Virgil became Static after finding other “Big Babies” that got powers and chose to cause problems in Dakota. After Milestone Comics closed in 1997, Static was reintroduced in the animated series “Static Shock,” which aired from 2000 to 2004. The show gave Static an entry point into the DC Comics Universe, where he would eventually become a member of the Teen Titans. Static would also make appearances in the animated shows “Justice League: Unlimited” and “Young Justice.”
11. MONICA RAMBEAU
Monica Rambeau was created by Roger Stern and John Romita Jr. Since her 1982 debut, she has been known by several superhero names. She first went by Captain Marvel, after being exposed to extra-dimensional energy and gaining the ability to convert her body to light. Once she joined The Avengers, she learned to control her powers and eventually became their leader. Later on, she would change her name to Photon after teaming up with the son of the original Captain Marvel and realizing he wanted to use the name for himself.
After a while, he changed his name to Photon and Monica changed her named to Pulsar. Eventually, Monica would become the leader of the team Nextwave, but didn’t use any code-name in the field. During Marvel’s “Infinity” storyline, she took up her current superhero alias, Spectrum, and became field leader of Luke Cage’s Mighty Avengers team. Currently, she is a prominent member of the The Ultimates, fighting cosmic threats to the Earth and the very universe itself.
Vixen, aka Mari McCabe, would’ve been DC’s first African female DC superhero to have her own series had it not been cancelled. Nonetheless, she has managed to have a decent run in comics after her 1981 debut. Created by Gerry Conway and Bob Oskner, Vixen can use the abilities of any animal by focusing on them with the Tantu totem given to her ancestors by the African trickster god Anansi. After a brief time as a solo hero, Vixen became a member of the Justice League, as well as Suicide Squad, with the majority of her work having been in the former.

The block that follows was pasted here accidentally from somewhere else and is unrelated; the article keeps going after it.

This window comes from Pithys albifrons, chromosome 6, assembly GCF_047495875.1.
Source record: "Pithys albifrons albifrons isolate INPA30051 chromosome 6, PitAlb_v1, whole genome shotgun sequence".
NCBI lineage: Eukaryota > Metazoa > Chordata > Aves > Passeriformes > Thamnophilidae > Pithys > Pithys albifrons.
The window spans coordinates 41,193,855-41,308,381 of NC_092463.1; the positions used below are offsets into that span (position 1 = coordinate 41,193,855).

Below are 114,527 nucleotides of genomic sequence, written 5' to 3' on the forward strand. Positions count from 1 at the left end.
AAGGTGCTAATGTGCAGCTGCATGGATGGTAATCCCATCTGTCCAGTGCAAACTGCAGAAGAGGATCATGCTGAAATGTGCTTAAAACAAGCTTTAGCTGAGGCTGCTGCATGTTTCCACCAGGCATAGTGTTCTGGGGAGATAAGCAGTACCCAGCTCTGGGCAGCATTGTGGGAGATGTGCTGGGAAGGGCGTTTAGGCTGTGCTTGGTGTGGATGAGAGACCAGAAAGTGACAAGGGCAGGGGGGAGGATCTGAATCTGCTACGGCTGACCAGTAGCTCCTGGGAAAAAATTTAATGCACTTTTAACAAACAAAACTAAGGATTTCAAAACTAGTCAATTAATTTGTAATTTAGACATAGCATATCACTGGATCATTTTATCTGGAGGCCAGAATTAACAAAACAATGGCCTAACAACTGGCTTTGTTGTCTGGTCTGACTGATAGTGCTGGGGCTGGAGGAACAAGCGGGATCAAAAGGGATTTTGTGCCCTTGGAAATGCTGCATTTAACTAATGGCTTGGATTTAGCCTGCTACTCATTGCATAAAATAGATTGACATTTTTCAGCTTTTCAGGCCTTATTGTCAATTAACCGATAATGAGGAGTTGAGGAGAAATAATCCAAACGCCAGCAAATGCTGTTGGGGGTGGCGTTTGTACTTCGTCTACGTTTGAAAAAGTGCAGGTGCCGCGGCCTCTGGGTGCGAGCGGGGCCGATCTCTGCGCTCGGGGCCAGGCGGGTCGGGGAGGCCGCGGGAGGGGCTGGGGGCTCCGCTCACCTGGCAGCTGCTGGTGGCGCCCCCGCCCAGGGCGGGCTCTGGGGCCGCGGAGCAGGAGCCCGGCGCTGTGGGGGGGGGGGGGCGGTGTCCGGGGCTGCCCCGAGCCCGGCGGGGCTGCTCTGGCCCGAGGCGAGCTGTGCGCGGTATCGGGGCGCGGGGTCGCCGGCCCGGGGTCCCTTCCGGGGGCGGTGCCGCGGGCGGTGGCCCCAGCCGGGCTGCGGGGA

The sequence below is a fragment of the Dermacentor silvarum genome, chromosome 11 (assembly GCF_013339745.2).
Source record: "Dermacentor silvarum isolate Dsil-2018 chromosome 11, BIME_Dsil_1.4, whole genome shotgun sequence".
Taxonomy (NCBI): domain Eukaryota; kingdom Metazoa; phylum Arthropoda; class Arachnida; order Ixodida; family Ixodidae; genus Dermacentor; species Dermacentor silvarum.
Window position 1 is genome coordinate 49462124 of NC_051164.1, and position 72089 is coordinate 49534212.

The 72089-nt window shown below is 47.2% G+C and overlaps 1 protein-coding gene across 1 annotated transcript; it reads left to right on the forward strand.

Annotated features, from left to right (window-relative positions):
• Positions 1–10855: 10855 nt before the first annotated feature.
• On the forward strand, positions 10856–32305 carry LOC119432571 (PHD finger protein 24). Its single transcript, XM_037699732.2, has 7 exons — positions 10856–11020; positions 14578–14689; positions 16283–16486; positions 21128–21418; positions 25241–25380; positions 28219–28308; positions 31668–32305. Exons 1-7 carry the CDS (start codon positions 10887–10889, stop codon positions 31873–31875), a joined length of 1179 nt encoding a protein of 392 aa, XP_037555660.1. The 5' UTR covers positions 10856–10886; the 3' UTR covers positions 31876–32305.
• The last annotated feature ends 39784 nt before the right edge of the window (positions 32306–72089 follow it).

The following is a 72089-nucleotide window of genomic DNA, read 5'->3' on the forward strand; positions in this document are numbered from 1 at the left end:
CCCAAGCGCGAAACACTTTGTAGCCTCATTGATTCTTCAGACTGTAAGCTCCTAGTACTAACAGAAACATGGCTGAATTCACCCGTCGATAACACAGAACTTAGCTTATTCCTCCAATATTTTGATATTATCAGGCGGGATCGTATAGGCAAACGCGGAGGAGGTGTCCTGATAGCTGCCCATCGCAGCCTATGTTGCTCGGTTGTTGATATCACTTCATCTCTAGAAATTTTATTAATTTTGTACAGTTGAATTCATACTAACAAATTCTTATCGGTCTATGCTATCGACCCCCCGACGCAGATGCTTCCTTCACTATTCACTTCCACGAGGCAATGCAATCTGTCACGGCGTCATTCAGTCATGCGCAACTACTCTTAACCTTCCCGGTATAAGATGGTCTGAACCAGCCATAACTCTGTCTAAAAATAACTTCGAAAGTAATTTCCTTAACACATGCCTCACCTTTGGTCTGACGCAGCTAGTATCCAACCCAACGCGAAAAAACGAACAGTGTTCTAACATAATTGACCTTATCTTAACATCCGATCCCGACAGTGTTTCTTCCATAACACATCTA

In addition to making modern-day appearances in the comic series “Justice League of America,” Vixen also starred in the limited series “Return of The Lion.” Recently, Vixen’s origins were told in a DC Rebirth one-shot. Vixen has also made appearances in many television series, including “Justice League Unlimited,” “Batman: The Brave and The Bold,” “Arrow” and her own CW seed animated series, appropriately titled “Vixen.”
9. JOHN STEWART
A member of the Green Lantern Corps, John Stewart debuted in 1971, making history as the first African American character in DC Comics. Created by Dennis O’Neal and Neal Adams, he was originally chosen as a backup Green Lantern to then-current Green Lantern Hal Jordan. After Hal Jordan relinquished the title in the 1980s, he became Green Lantern full-time. Using the ring worn by all Green Lanterns, he can create anything that his imagination can drum up as well as the powers of flight and invulnerability.
During and after his time in the Green Lantern Corps, he has become the first mortal Guardian of The Universe, leader of the peacekeeping troop the Darkstars, as well as a member of The Justice League. Off the page, his character has become well known due to his appearances in animated series, including “Justice League,” “Justice League Unlimited,” “Static Shock” and “Young Justice.” He is set to appear as a main character in the upcoming film “Green Lantern Corps.”
8. STRIKE GUARD
Strike Guard is a character and comic book series created by Ayodele Elegba and published by the Nigerian based company, Vortex Comics. A superhero inspired by Yoruba spiritual traditions, Strike Guard’s main protagonist is a college kid named Abolaji Coker. After Abolaji’s love interest Chi Chi gets involved with the leader of a cult, Abolaji and his best friend Peter Antai are murdered.